Here's an update on the progress in Canada to develop a COVID-19 vaccine
Efforts to find a COVID-19 vaccine in Canada are well underway, with at least eight research groups across the country working tirelessly to find a way to immunize against the virus.
Here are the most promising efforts so far.
The University of Saskatchewan boasts one of the world's most advanced infectious disease labs. It was the first lab in Canada to isolate the virus, and the first in the country to have a vaccine candidate in animal testing.
The lab is currently testing a vaccine on ferrets and hamsters.
Researchers are working hard to develop a COVID-19 vaccine that can be delivered through a non-invasive nasal spray. The spray works via bacteriophage, a process that allows a vaccine to replicate in bacteria that's already in the body.
The research team is currently modifying the spray to apply to COVID-19.
The university is working on a COVID-19 vaccine that uses "well-established VSV (Vesicular Stomatitis Virus)-based platform technology."
Canadian scientist Chil-Yong Kang says that he's used the same technology in the past to develop a vaccine for MERS, and that he feels optimistic about having a vaccine ready for testing soon.
This biopharmaceutical company in Montreal has developed a prototype glycoconjugate vaccine that's currently in the preclinical phase.
Carbohydrate-based vaccines are still a relatively new field in scientific literature. Dr. René Roy, a world expert in glycochemistry, called his team's unusual solution a "disruptive scientific strategy that we have a duty to explore."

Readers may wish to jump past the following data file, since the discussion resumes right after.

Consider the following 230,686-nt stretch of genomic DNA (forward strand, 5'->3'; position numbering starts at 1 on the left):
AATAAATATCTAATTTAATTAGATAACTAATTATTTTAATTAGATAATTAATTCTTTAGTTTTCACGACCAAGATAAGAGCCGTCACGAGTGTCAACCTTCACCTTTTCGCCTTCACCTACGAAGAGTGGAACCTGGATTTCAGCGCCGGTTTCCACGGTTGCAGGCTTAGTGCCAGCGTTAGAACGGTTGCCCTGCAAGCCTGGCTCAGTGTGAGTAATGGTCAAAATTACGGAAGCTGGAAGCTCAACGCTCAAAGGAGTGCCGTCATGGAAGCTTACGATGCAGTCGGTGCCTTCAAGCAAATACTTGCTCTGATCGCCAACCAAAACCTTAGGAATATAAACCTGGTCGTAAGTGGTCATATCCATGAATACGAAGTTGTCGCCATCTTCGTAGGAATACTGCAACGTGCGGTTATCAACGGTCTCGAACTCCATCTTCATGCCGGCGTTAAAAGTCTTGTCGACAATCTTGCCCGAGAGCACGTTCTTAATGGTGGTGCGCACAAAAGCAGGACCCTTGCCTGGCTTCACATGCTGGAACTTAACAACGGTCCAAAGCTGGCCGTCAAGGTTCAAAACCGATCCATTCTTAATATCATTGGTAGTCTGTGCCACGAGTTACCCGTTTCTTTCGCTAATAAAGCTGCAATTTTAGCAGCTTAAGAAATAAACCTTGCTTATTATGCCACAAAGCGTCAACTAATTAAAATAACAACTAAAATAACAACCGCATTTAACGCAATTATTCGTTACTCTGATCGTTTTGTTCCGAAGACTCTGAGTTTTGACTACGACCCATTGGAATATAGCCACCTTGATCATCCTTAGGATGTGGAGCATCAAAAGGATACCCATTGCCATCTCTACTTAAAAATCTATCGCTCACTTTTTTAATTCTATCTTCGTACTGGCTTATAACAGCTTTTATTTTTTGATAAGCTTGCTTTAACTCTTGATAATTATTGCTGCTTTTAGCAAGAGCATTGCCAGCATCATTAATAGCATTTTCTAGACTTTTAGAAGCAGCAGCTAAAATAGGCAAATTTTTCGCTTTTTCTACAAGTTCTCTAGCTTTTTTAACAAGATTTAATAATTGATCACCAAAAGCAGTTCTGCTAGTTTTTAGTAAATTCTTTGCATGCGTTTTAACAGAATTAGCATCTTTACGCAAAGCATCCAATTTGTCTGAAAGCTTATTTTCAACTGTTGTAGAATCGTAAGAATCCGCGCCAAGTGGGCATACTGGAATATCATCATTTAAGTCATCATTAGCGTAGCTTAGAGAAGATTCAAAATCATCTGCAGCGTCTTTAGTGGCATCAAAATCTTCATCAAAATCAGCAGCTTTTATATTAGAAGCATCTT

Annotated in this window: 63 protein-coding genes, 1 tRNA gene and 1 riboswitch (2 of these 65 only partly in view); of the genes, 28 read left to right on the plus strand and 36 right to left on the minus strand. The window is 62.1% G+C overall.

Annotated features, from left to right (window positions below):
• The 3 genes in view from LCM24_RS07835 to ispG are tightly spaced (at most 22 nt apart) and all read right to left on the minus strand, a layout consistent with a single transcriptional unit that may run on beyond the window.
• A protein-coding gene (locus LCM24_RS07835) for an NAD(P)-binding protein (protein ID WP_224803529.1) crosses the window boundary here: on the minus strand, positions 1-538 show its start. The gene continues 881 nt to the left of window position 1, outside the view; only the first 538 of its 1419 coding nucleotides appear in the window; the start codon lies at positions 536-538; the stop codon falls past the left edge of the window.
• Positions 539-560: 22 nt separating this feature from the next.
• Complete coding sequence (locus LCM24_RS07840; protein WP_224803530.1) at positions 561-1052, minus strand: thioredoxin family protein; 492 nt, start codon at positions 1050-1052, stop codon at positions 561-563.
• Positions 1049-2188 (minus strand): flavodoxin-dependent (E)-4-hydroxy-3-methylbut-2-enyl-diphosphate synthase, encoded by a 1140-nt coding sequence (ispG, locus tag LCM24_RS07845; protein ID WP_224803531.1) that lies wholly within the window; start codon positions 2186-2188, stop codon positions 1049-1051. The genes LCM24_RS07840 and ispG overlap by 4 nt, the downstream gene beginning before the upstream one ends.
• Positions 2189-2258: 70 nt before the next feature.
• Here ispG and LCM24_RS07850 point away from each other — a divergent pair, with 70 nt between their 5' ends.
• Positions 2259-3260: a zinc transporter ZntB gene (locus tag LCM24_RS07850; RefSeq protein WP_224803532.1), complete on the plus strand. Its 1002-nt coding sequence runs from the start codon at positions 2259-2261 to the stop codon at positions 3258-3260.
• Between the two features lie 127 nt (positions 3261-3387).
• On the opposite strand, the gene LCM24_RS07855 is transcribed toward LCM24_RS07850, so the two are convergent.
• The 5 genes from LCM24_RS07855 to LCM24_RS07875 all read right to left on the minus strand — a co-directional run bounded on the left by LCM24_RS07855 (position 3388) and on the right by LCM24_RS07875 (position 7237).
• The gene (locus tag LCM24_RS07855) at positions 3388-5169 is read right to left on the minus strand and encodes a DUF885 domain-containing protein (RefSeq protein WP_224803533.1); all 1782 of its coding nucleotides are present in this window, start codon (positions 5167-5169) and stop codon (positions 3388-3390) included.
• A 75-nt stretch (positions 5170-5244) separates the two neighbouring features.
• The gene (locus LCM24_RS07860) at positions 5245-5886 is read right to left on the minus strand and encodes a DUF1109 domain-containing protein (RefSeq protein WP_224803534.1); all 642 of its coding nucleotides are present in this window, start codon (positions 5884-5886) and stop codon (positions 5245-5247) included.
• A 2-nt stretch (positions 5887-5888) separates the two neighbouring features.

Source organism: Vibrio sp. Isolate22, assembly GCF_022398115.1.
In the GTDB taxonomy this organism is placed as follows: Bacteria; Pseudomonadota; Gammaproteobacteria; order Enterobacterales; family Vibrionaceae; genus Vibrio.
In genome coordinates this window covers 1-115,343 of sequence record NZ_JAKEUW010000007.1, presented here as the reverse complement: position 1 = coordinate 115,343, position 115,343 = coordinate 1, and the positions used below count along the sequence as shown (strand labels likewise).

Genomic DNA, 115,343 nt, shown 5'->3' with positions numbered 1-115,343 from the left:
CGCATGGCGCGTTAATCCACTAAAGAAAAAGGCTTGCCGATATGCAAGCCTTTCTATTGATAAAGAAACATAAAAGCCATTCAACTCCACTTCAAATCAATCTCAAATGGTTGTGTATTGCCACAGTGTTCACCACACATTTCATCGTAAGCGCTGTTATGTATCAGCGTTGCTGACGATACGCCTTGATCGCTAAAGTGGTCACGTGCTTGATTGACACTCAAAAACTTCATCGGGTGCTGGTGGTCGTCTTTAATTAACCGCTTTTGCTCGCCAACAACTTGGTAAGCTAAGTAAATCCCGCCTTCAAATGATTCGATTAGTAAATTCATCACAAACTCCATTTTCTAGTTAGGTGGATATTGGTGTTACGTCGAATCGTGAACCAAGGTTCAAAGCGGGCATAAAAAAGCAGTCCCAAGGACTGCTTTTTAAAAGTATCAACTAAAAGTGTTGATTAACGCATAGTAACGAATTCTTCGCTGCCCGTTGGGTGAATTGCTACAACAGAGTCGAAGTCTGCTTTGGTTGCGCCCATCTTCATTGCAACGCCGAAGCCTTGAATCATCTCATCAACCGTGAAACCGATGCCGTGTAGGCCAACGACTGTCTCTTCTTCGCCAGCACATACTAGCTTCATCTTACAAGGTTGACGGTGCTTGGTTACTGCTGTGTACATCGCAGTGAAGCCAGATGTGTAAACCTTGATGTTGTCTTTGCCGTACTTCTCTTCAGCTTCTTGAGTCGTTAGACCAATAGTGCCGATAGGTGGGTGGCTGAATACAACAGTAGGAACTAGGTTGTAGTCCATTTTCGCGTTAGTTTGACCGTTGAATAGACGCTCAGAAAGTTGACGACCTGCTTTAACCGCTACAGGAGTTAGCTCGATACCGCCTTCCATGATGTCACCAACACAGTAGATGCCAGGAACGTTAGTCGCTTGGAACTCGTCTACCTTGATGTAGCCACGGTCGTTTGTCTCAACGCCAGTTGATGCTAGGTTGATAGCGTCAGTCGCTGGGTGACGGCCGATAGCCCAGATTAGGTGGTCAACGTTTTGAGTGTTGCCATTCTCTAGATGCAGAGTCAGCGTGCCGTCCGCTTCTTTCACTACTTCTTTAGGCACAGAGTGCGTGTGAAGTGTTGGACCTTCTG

This Quebec-based biopharmaceutical company is developing a vaccine so promising that the government gave them upwards of $7 million in funding for it.
The company is using plant-based technology to produce a vaccine. The vaccine is currently in the pre-clinical testing phase, but Medicago hopes to start testing on humans by mid-summer.
Professor Gary Kobinger, director of the university's Infectious Disease Research Center, was awarded $1 million from the government to develop a vaccine.
Kobinger is working to identify antibodies that can neutralize the virus.
Professor Denis Leclerc, another member of the university, received $700,000 to develop a nanoparticle-based vaccine to fight the virus.
Michael Houghton — a co-discoverer of the hepatitis C virus in 1989 — is leading a team of researchers to develop a vaccine for COVID-19.
Houghton hopes to go into Phase 1 clinical testing "at the end of this year, approximately."
"We have a unique combination of access to state-of-the-art research, biological development and a GMP facility to enable us to do the research," he said. "I think we have the ability to do it."
The federal government gave Dr. Xiao-Jian Yao and his research team over $597,000 to look at the development of a vaccine by using a technology platform.
The unique platform allows the team to examine a receptor-binding domain (RBD) inside the COVID-19 virus.
Canadian companies are also carrying out drug trials to treat patients that have already contracted the COVID-19 virus; at least four groups of Canadian researchers are already testing promising drugs.
On Thursday, Prime Minister Justin Trudeau announced an additional $1.1 billion in funding for COVID-19 vaccine research and testing.
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